Some women want to just get everything taken out and be done with it. However, the uterus does serve a purpose other than growing babies. It helps support internal organs and it is part of a woman’s sexual response. It is important to be sure that a hysterectomy is truly the best option for you. If you have endometriosis, I encourage you to consult an endometriosis specialist. A hysterectomy is not a cure for endometriosis, and it is important for you to work with someone with expertise in your condition.
What Is a Hysterectomy?
A hysterectomy is the surgical removal of the uterus. If you have ovaries and fallopian tubes removed, that is a salpingo-oophorectomy. If you have only your uterus removed, it is a hysterectomy. If you have your uterus, tubes, and ovaries removed, you are having a hysterectomy with bilateral salpingo-oophorectomy.
A total hysterectomy is the surgical removal of the entire uterus, including the cervix.
If the upper part of the uterus is removed but you keep your cervix, it is referred to as a partial, subtotal, or supracervical hysterectomy.
A radical hysterectomy is the removal of the uterus, cervix, tissue surround the cervix, and some vaginal tissue. This is typically done to treat certain types of gynecological cancer.
Any of these types of hysterectomies may include a salpingo-oophorectomy. Many women talk about them as if they are all part of the same procedure. For many women, they are—but it isn’t a given. Approximately 325,000 women in the U.S. have a salpingo-oophorectomy each year, many in conjunction with a hysterectomy.
Many women are able to choose whether to keep or remove the cervix and ovaries.
The cervix does provide a bit of internal support and can make recovery a bit easier. Also, it plays a role in sexual response for some women. If this is the case for you and your medical situation does not require its removal, you may want to ask to keep your cervix.
The other decision many women have is whether ovaries are removed. Many doctors recommend keeping your ovaries unless you are at risk for ovarian cancer. Even after menopause, the ovaries continue to produce low levels of hormones that help with sexual and heart health. However, if you are approaching or are past menopause, your doctor may recommend removal.
If your doctor leaves the choice up to you, do your own research on reputable websites. If you find that a source is either trying to stir up fear or is telling you you’re worrying too much about nothing, it probably isn’t the best resource for you. There are pros and cons with keeping or removing the cervix and the ovaries, and it is best to make an informed decision.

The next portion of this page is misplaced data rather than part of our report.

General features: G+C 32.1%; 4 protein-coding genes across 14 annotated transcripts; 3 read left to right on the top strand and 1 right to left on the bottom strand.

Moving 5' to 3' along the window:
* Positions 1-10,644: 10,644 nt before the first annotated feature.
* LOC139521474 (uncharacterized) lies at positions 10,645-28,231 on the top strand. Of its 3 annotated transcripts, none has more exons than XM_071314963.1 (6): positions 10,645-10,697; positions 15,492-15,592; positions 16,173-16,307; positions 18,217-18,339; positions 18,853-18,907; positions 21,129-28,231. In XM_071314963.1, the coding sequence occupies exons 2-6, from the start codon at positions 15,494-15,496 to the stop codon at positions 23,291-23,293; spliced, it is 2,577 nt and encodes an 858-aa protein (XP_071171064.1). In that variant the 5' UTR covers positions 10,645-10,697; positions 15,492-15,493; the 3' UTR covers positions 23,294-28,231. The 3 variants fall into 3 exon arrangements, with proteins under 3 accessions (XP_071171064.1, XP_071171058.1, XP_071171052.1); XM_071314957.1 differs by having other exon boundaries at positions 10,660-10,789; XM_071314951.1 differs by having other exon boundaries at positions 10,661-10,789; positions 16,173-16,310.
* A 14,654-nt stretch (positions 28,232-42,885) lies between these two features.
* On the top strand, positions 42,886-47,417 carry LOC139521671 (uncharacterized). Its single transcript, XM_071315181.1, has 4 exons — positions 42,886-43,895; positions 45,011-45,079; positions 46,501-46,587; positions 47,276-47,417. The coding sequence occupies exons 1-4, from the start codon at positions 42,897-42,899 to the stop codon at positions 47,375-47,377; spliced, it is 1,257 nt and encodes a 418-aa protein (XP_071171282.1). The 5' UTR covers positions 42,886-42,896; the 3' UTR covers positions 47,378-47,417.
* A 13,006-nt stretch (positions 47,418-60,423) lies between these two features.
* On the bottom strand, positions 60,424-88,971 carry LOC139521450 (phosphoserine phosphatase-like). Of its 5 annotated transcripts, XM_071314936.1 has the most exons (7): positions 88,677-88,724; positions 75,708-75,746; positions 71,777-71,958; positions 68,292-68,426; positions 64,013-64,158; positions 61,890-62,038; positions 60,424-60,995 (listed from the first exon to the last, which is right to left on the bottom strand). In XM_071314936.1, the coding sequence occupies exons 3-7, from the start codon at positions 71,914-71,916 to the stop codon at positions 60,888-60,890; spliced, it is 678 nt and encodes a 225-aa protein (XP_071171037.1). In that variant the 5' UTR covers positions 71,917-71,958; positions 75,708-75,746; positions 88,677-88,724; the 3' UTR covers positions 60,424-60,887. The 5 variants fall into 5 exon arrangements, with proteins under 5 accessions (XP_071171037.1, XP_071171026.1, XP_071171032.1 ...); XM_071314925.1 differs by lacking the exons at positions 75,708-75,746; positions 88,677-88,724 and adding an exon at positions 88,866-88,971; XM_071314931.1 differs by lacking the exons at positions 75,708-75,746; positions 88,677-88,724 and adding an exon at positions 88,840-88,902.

How Is a Hysterectomy Performed?
Hysterectomies can be done in one of four ways:
- Abdominal hysterectomy – The doctor removes the uterus through an incision in the abdomen. This used to be the most common type of hysterectomy. It is less common now due to a preference for minimally invasive procedures.
- Vaginal hysterectomy – An incision is made at the top end of the vagina, and everything is removed that way. A woman who has not given vaginal birth may find that she is not a good candidate for a vaginal hysterectomy.
- Laparoscopic-assisted hysterectomy – Small incisions are made in several locations in the abdomen and sometimes at the top end of the vagina as well. Doctors use laparoscopic tools to remove the uterus through the small incisions.
- Robotic-assisted hysterectomy – This is a laparoscopic-assisted surgery that uses a robotic tool rather than traditional laparoscopic instruments. Because of the way the tools can move, it can access behind organs to effectively remove cancer and endometriosis. (Check out this fun video to see how the instrument works.)
What Happens to the Vagina?
If you keep your cervix, nothing at all happens to your vagina. It stays attached to your cervix. If your cervix is removed, however, the top end of the vagina is usually stitched back together to create a vaginal cuff. (This doesn’t actually shorten the vagina, as the tissue that is stitched is where the cervix has previously taken up space. A radical hysterectomy does shorten the vagina somewhat.) My doctor told me that he attached the top end of the vagina to the ligaments that had previously supported my uterus.
Some hysterectomies are often done as outpatient procedures. You stay in the hospital overnight and return home the next day. I thought there was no way I would feel up to it. Surprisingly, I really did feel ready. My surgery was at 7:30 am, and I was in my recovery room around 11. By 9 am the next day, I’d showered, eaten breakfast, and was dressed.
My surgery was minimally invasive and pretty straightforward. More involved hysterectomies often involve a stay of several days.
Stay tuned for Friday’s post on recovery, hormones, and emotions. Meanwhile, if you have questions you’d like me to try to answer in the next couple posts, feel free to ask them here and I’ll try to add them in.
Other Posts in This Series
- Sex After a Hysterectomy – Part 2: The Aftermath
- Sex After a Hysterectomy – Part 3: Your New Sex Life